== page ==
- In 2016, the MELD system was updated to the MELD-Na score to account for the hyponatremia that accompanies renal damage due to liver disease.
- The MELD-Na score is calculated using the most recent results for serum sodium, serum bilirubin, creatinine, and the International Normalized Ratio.
- A calculator can be accessed at Link
- There are two tiers for organ allocation:
- Tier 1 comprises patients without pre-existing liver disease needing rapid access to a donor graft for acute liver failure.
- Tier 2 covers those patients with ESLD whose condition is deteriorating over time, and their allocation of MELD points is based on recent laboratory test results.
Surgical Phases of Liver Transplantation
Traditionally, LT surgery can be divided into three stages: recipient hepatectomy (or dissection), graft implantation, and hemostasis and biliary reconstruction.1
- This stage starts at skin incision and continues until the explant of the native liver.
- In both cLT and pbLT, the surgeons must obtain control of the blood supply into and out of the liver.
- In the cLT approach, this is achieved by total vascular exclusion (TVE) of the liver, which drastically reduces any venous return to the heart via the inferior vena cava (IVC).
- The inflow to the liver is clamped/ligated: hepatic artery (HA) and portal vein (PV).
- The outflow is also clamped: suprahepatic and infrahepatic IVC.
- The liver is removed (with the intrahepatic IVC) as a block dissection (Figure 1).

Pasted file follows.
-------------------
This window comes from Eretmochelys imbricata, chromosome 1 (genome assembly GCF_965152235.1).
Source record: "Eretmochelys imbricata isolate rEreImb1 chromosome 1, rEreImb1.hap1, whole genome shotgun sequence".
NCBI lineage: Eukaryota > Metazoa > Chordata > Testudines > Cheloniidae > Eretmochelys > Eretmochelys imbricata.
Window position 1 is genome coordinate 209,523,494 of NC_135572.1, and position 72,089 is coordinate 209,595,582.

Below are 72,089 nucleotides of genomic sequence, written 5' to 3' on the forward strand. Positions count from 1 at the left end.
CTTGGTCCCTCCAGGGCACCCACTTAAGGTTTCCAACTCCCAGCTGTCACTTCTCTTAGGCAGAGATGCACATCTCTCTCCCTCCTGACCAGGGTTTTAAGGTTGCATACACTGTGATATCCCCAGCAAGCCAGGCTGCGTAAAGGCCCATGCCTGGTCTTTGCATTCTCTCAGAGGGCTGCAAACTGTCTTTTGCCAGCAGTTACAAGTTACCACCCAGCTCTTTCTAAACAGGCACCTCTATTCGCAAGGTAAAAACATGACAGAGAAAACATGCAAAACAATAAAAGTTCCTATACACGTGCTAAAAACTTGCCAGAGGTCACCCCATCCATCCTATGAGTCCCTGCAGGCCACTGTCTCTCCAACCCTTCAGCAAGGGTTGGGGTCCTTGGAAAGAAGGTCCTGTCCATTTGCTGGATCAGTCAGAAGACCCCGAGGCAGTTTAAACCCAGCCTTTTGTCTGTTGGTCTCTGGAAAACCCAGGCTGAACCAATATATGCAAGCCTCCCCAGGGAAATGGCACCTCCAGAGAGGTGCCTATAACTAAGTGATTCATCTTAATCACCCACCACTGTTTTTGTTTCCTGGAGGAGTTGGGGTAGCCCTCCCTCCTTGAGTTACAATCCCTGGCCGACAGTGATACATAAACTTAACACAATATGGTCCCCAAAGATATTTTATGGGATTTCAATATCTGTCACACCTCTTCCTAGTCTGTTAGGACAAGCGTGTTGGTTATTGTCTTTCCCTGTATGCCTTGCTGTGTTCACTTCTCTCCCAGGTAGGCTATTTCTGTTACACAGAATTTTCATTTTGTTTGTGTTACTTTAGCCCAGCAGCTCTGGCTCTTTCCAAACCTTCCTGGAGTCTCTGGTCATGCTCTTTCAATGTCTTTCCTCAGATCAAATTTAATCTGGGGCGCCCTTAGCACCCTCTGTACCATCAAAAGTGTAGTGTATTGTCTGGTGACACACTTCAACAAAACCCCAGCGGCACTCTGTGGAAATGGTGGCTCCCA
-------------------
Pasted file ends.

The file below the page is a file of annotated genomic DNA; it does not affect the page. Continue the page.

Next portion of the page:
- In the pbLT approach, the recipient intrathepatic IVC is preserved, and the hepatic veins are clamped at their attachment to the IVC to allow some venous return to the heart to be maintained, even if somewhat reduced (Figure 2).
- In both techniques, should the recipient be unable to tolerate the loss of preload, then venovenous bypass should be considered.3 Please see the OA summary “Venovenous Bypass During Liver Transplanation” for more details. Link
- The common bile duct is ligated and divided.
Back-Table Preparation of the Donor Graft
- During the process of retrieval, the graft is usually flushed with a cold preservative solution, [e.g., University of Wisconsin Solution (UW) or histidine-tryptophan-ketoglutarate solution (HTK)] prior to being stored on ice and delivered to the recipient’s operating room.
- While the hepatectomy team is removing the native liver, a second team, usually in the same operating room, may be working to prepare the donor graft by (a) removing any excess tissue from around the organ, (b) preparing the vascular structures and biliary duct for future anastomoses and (c) remediating any injuries, lesions and anatomical abnormalities where possible (Figure 3).